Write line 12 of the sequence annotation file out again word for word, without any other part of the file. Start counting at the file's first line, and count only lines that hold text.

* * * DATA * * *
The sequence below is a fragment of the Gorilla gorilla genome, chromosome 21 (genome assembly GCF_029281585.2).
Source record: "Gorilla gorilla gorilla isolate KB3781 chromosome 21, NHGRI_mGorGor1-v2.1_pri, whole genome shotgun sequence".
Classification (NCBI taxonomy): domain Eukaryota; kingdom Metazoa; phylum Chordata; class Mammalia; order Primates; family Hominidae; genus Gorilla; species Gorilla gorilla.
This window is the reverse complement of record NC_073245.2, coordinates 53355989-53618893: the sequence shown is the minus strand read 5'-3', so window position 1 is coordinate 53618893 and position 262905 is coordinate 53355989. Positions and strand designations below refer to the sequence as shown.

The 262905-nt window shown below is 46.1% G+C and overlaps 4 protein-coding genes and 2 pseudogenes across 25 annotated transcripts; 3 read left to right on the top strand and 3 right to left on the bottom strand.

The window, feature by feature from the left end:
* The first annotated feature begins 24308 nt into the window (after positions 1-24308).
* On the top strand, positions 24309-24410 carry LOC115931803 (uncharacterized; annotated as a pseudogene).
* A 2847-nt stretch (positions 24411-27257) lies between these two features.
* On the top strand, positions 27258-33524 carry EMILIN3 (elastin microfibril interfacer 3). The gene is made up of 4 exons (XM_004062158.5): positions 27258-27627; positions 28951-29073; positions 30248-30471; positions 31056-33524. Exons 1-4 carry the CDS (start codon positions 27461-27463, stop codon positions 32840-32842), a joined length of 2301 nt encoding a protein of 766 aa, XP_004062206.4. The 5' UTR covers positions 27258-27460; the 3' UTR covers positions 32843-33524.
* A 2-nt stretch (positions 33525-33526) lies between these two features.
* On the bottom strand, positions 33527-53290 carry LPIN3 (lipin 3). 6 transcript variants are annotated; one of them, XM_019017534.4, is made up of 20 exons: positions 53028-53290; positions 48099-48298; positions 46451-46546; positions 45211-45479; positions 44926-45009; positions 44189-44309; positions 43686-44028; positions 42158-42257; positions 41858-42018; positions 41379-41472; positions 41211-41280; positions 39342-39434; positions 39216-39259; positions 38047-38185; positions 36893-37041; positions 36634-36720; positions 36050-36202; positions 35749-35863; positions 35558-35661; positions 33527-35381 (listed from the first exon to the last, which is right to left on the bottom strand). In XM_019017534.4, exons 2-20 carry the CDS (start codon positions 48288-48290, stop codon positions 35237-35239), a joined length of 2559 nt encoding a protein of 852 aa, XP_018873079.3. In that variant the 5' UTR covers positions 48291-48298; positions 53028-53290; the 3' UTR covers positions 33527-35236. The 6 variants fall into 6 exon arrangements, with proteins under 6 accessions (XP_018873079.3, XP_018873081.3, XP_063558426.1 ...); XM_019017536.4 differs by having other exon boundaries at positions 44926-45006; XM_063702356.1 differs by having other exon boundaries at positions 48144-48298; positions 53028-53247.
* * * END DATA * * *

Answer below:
* On the bottom strand, positions 33527-53290 carry LPIN3 (lipin 3). 6 transcript variants are annotated; one of them, XM_019017534.4, is made up of 20 exons: positions 53028-53290; positions 48099-48298; positions 46451-46546; positions 45211-45479; positions 44926-45009; positions 44189-44309; positions 43686-44028; positions 42158-42257; positions 41858-42018; positions 41379-41472; positions 41211-41280; positions 39342-39434; positions 39216-39259; positions 38047-38185; positions 36893-37041; positions 36634-36720; positions 36050-36202; positions 35749-35863; positions 35558-35661; positions 33527-35381 (listed from the first exon to the last, which is right to left on the bottom strand). In XM_019017534.4, exons 2-20 carry the CDS (start codon positions 48288-48290, stop codon positions 35237-35239), a joined length of 2559 nt encoding a protein of 852 aa, XP_018873079.3. In that variant the 5' UTR covers positions 48291-48298; positions 53028-53290; the 3' UTR covers positions 33527-35236. The 6 variants fall into 6 exon arrangements, with proteins under 6 accessions (XP_018873079.3, XP_018873081.3, XP_063558426.1 ...); XM_019017536.4 differs by having other exon boundaries at positions 44926-45006; XM_063702356.1 differs by having other exon boundaries at positions 48144-48298; positions 53028-53247.